If you are vaccinated, you must present:

  • Proof of full vaccination (When am I considered fully vaccinated? - see below)

No testing or quarantine is required on arrival in Ireland.

A booster vaccintation (or third dose) is not currently a requirement for travel to Ireland.

 

If you are recovered, you must present:

  • Proof of recovery from COVID-19 (a positive RT-PCR test taken more than 11 days and less than 180 days ago)

No testing or quarantine is required on arrival in Ireland.

 

If you are unvaccinated, you must present:

  • A negative RT-PCR result from a test taken no more than 72 hours before arrival in Ireland.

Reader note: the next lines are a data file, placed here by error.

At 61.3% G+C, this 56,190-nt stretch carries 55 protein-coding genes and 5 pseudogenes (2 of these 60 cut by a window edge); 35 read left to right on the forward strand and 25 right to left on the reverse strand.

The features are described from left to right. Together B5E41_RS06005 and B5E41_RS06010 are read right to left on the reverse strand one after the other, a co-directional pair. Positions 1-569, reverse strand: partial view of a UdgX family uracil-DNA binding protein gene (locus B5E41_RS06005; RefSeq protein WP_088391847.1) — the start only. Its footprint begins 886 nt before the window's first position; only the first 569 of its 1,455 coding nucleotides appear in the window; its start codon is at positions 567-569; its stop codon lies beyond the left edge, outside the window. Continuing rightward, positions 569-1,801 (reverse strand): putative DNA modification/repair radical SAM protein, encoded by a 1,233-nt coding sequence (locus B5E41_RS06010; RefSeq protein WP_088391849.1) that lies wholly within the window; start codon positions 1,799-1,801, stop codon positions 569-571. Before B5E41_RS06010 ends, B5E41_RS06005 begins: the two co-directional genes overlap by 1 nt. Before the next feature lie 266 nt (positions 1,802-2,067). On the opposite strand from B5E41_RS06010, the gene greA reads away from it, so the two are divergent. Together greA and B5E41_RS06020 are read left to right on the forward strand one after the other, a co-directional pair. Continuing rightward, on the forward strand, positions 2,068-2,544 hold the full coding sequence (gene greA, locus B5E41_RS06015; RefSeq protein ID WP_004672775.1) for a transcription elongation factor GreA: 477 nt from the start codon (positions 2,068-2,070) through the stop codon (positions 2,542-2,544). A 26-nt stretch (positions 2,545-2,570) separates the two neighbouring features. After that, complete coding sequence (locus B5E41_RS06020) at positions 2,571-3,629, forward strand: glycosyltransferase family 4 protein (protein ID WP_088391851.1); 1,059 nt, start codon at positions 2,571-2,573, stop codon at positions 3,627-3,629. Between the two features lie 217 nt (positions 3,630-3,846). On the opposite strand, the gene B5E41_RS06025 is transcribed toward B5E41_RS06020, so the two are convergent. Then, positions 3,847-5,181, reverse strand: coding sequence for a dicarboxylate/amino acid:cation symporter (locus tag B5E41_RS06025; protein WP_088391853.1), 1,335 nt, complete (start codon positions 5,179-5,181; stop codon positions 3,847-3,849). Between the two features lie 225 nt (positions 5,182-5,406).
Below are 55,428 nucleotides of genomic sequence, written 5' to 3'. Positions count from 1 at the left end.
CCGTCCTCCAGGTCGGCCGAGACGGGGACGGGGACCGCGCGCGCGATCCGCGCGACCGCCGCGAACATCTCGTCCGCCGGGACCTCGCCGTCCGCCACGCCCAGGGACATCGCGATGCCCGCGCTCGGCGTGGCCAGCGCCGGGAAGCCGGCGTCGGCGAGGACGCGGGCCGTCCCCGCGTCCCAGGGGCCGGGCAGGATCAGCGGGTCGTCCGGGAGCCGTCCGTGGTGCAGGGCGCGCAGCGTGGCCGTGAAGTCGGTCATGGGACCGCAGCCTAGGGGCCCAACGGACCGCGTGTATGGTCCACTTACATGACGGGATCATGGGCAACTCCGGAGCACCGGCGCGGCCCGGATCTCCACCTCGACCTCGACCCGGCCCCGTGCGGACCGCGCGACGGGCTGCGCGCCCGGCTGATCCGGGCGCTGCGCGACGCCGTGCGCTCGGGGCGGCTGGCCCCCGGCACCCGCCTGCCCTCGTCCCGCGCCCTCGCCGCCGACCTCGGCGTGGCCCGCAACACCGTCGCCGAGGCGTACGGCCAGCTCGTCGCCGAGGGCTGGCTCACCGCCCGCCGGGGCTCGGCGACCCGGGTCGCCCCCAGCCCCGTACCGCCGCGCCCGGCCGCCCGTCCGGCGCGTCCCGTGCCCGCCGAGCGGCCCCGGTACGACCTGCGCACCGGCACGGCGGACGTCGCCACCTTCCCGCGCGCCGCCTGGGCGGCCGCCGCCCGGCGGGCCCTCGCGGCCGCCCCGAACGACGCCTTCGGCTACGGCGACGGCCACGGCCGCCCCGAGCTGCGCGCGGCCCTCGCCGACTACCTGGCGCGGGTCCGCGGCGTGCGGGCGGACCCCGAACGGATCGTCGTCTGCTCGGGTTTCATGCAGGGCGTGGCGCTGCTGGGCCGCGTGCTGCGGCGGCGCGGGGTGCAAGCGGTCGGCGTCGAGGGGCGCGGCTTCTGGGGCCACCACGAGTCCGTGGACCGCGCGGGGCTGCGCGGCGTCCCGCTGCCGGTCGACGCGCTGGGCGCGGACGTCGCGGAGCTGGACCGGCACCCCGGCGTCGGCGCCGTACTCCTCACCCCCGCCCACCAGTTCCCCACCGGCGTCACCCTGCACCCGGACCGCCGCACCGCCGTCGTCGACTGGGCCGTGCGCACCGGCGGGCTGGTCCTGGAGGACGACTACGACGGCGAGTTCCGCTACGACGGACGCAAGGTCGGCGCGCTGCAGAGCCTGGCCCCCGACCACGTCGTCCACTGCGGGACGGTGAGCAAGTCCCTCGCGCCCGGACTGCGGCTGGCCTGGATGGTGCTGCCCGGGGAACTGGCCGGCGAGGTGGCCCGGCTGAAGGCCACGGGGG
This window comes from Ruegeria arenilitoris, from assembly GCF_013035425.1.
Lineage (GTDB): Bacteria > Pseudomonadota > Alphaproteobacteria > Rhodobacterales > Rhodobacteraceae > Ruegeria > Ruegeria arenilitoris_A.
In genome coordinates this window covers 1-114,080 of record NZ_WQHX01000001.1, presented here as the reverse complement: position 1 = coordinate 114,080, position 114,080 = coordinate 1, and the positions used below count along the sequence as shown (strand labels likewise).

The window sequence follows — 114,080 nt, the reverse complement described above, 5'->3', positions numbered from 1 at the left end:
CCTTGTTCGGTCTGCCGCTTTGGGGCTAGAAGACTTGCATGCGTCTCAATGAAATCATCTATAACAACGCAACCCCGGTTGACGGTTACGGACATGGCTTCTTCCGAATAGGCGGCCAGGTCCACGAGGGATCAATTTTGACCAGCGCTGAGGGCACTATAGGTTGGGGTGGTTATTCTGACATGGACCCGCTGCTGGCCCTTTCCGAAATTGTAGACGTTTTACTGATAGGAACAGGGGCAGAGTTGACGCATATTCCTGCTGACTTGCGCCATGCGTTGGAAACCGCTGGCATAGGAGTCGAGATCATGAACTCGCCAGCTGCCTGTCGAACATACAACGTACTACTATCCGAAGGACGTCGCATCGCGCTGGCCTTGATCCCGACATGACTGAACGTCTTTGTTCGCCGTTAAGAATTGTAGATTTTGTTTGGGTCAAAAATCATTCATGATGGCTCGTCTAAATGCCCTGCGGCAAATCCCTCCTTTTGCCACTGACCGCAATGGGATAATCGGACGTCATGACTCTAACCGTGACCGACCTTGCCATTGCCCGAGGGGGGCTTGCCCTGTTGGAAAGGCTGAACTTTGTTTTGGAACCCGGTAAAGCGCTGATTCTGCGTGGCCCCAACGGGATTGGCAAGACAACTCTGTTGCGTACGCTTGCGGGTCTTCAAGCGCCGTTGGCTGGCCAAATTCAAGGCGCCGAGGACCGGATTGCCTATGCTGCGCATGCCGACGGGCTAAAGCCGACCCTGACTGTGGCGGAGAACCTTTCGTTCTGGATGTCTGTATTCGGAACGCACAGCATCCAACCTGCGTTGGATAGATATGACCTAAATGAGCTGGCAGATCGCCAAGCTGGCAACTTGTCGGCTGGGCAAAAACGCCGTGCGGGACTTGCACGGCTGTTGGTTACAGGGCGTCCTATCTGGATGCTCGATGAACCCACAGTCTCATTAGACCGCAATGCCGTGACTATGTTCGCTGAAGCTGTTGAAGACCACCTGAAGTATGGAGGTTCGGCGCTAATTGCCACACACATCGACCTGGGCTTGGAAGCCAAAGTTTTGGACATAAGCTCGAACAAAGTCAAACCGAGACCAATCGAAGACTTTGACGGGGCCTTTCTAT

For the purpose of travel to Ireland, antigen tests are not accepted.

No testing or quarantine is required on arrival in Ireland.

 

Travel with Children

Children aged 11 or under do not require any pre-departure tests.

More information on travel with children is available on gov.ie

For travel to Ireland, when am I vaccinated?

For the purpose of travel to Ireland, please see the table below for information on when you are considered vaccinated. Please note this differs from the definition of fully vaccinated used by Belgian authorities.

A full course of any one of the following vaccines:Regarded as vaccinated after:
2 doses of Pfizer-BioNtech Vaccine: BNT162b2 (Comirnaty®) 7 days
2 doses of Moderna Vaccine: CX-024414 (Moderna®) 14 days
2 doses of Oxford-AstraZeneca Vaccine: ChAdOx1-SARS-COV-2 (Vaxzevria® or Covishield) 15 days
1 dose of Johnson & Johnson/Janssen Vaccine: Ad26.COV2-S [recombinant] (Janssen®) 14 days
2 doses of Coronavac (Sinovac) 14 days
2 doses of Sinopharm BIBP 14 days